A few questions in the wake of San Antonio's 92-83 win that dropped Denver to 17-16. As the Disciples Of Fat Lever are wont to chant, Carmelo Anthony's return is four games away -- Jan. 22. The waiting is the hardest part ...
Waiting for the Melo fellow
After spending his suspension "bickerin' and fussin'" at the TV while watching Denver games with Carmelo, J.R Smith's return was not the stuff of legend. He was 0-for-4 in 3-point attempts.
The first game back can be tough. As a team, they were struggling defensively. And you're not going to beat the Spurs playing their way.
Can the Nuggets still catch the Jazz, who they now trail by six games, for the Northwest Division title?
The Jazz are catchable. But what has to happen is what people expect to happen -- that when Carmelo comes back, they take off. They should know each other pretty well. I think they'll be the most watchable team out there.
For their former GM, definitely. The stakes have been upped since the end of your Denver tenure last season.
From a GM perspective, the ownership has changed course and really spent a lot of money here. That brings with it a type of pressure. The Nuggets need to win now. There's going to be expectations to win, since they're heading into luxury tax territory. In committed salary, the Nuggets are up with the top teams in the league. You've got to win with that. And you've got to give kudos to the owner because he stepped up.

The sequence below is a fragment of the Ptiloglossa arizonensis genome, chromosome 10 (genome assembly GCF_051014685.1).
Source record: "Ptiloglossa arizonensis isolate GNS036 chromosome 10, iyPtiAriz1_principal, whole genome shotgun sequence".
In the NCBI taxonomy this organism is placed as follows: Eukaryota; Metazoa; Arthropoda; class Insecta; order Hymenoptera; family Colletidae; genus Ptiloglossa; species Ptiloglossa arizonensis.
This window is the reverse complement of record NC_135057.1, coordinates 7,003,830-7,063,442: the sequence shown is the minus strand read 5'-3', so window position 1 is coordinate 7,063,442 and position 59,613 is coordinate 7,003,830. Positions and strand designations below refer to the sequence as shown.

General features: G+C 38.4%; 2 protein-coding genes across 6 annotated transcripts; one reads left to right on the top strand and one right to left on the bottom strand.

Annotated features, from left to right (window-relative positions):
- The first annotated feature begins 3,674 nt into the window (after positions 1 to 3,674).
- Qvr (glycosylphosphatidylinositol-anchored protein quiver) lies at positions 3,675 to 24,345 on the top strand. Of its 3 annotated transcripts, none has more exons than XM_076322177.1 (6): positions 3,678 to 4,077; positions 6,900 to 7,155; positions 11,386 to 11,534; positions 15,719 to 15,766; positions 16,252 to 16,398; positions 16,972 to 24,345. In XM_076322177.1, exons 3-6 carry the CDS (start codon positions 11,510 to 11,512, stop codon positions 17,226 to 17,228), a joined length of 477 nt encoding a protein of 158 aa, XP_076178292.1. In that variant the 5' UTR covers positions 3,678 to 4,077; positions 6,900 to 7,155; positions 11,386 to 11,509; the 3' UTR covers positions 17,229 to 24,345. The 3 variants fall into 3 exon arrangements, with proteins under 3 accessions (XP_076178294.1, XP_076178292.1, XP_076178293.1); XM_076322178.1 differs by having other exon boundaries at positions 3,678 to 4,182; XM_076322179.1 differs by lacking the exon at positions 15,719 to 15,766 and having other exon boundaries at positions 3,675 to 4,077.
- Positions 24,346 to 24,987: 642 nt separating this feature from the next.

Given the injuries and suspensions, how do you rank the 3-7 mark with Iverson in baby blue?
Pretty good, actually. George Karl won the games he could, sometimes heading out there with three guards. The frontline guys like Marcus Camby, who is always good when he's in there, was battling a hand injury and Nene still is not looking like he's at full strength. Reggie Evans is great at rebounds, but he's not an intimidator.
Without your best players, you're not going to win a lot. Talent wins in this league, the exception coming when you have young hustle players. That's how Toronto and New York get wins lately, and it's the same with Philly when it wins. But you're not going to win big without your stars.
I know the Nuggets didn't want to give up Andre Miller to make the deal. With suspensions, they had to do it during this time period, thinking that if they didn't, it would probably put them out of contention for the Northwest Division.
Chris Webber's on the market. Denver might do too much running for him, but where do you think the best fit for him will be?
If I'm Webber, I'm going to a team that can win a championship or to a situation where I can make a big difference. If I think I have three or four years left, I can go to a place where I can make a difference.
But if I think I only have a year or two, then I go to a team that can win a championship now. But then there's the question of how Webber fits each team. Take the Mavericks, maybe the favorites to win it now. I'm not sure how much playing time he'd get there. He's got to feel like he's a contributor. Chris has got to get comfy. And if you're Dallas, your team is going pretty good right now. Do you dare mess with the chemistry?
I think he can really help a team.
Melo will help Denver when he can dwell on playing, not on that foolish moment at MSG. Should we point out that the Nuggets are now 0-12 when they don't score 100 points?
Racehorse basketball is the Nuggets way.
ESPN analyst Kiki Vandeweghe, who was the Nuggets GM for five years until last spring, played 13 NBA seasons, averaging 19.7 ppg for four teams from 1981-93.
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J.R. Smith returned to action after serving a 10-game suspension during which he watched Nuggets games at the home of fellow suspendee Carmelo Anthony.